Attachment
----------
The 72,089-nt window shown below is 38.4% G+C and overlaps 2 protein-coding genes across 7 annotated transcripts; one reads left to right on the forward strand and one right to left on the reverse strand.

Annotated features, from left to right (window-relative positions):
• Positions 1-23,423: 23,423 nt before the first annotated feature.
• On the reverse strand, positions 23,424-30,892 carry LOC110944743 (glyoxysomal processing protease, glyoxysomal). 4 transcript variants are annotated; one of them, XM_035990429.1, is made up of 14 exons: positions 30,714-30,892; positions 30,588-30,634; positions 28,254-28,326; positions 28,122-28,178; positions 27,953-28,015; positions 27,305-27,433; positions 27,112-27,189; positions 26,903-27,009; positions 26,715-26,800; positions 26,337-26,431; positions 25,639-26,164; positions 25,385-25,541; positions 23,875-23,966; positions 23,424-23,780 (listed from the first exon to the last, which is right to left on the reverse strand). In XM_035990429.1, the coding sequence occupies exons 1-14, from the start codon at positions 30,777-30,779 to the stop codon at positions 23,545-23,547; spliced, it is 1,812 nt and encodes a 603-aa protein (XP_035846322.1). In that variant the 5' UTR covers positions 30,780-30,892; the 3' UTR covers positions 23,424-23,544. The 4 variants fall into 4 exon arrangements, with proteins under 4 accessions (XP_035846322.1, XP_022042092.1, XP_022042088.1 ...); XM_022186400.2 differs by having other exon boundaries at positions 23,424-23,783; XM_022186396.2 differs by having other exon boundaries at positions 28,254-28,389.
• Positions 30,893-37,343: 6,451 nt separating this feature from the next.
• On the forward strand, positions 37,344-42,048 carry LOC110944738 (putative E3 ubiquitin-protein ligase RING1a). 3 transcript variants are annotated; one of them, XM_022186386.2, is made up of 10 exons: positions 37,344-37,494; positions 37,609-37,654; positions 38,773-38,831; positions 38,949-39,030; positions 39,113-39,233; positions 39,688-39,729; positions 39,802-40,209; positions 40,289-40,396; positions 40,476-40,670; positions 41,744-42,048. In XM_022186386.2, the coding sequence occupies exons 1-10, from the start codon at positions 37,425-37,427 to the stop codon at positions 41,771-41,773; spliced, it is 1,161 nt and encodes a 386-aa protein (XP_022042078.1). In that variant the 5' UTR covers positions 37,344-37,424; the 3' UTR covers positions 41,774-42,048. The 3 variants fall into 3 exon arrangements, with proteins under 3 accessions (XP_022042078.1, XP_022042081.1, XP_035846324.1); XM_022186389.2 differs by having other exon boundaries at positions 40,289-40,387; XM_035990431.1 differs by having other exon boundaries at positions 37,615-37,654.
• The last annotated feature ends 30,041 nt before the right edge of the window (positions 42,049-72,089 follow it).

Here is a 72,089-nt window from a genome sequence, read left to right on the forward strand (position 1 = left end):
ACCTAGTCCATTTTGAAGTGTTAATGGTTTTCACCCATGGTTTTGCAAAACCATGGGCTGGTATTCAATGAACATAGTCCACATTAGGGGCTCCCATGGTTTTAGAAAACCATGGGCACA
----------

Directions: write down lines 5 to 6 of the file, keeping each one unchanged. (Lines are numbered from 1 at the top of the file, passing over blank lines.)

• Positions 30,893-37,343: 6,451 nt separating this feature from the next.
• On the forward strand, positions 37,344-42,048 carry LOC110944738 (putative E3 ubiquitin-protein ligase RING1a). 3 transcript variants are annotated; one of them, XM_022186386.2, is made up of 10 exons: positions 37,344-37,494; positions 37,609-37,654; positions 38,773-38,831; positions 38,949-39,030; positions 39,113-39,233; positions 39,688-39,729; positions 39,802-40,209; positions 40,289-40,396; positions 40,476-40,670; positions 41,744-42,048. In XM_022186386.2, the coding sequence occupies exons 1-10, from the start codon at positions 37,425-37,427 to the stop codon at positions 41,771-41,773; spliced, it is 1,161 nt and encodes a 386-aa protein (XP_022042078.1). In that variant the 5' UTR covers positions 37,344-37,424; the 3' UTR covers positions 41,774-42,048. The 3 variants fall into 3 exon arrangements, with proteins under 3 accessions (XP_022042078.1, XP_022042081.1, XP_035846324.1); XM_022186389.2 differs by having other exon boundaries at positions 40,289-40,387; XM_035990431.1 differs by having other exon boundaries at positions 37,615-37,654.